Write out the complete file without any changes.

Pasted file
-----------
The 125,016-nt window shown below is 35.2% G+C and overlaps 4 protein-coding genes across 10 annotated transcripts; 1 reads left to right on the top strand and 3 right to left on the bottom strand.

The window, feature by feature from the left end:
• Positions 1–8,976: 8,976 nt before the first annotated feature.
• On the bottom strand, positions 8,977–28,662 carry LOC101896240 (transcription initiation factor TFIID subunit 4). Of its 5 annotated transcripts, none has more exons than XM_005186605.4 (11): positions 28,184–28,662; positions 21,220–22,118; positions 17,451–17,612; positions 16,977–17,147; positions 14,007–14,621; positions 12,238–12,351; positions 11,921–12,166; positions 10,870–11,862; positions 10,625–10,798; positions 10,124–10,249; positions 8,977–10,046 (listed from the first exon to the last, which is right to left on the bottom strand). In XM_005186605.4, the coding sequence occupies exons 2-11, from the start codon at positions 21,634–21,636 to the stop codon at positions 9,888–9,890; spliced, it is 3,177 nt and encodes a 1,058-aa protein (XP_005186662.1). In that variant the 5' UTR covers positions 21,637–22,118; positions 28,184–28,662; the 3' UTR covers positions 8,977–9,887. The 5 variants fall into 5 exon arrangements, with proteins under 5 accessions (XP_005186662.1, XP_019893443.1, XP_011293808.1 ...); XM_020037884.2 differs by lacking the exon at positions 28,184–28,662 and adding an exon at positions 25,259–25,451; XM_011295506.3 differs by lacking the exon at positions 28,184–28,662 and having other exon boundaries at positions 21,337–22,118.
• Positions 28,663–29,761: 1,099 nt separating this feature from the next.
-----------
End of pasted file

The 125,016-nt window shown below is 35.2% G+C and overlaps 4 protein-coding genes across 10 annotated transcripts; 1 reads left to right on the top strand and 3 right to left on the bottom strand.

The window, feature by feature from the left end:
• Positions 1–8,976: 8,976 nt before the first annotated feature.
• On the bottom strand, positions 8,977–28,662 carry LOC101896240 (transcription initiation factor TFIID subunit 4). Of its 5 annotated transcripts, none has more exons than XM_005186605.4 (11): positions 28,184–28,662; positions 21,220–22,118; positions 17,451–17,612; positions 16,977–17,147; positions 14,007–14,621; positions 12,238–12,351; positions 11,921–12,166; positions 10,870–11,862; positions 10,625–10,798; positions 10,124–10,249; positions 8,977–10,046 (listed from the first exon to the last, which is right to left on the bottom strand). In XM_005186605.4, the coding sequence occupies exons 2-11, from the start codon at positions 21,634–21,636 to the stop codon at positions 9,888–9,890; spliced, it is 3,177 nt and encodes a 1,058-aa protein (XP_005186662.1). In that variant the 5' UTR covers positions 21,637–22,118; positions 28,184–28,662; the 3' UTR covers positions 8,977–9,887. The 5 variants fall into 5 exon arrangements, with proteins under 5 accessions (XP_005186662.1, XP_019893443.1, XP_011293808.1 ...); XM_020037884.2 differs by lacking the exon at positions 28,184–28,662 and adding an exon at positions 25,259–25,451; XM_011295506.3 differs by lacking the exon at positions 28,184–28,662 and having other exon boundaries at positions 21,337–22,118.
• Positions 28,663–29,761: 1,099 nt separating this feature from the next.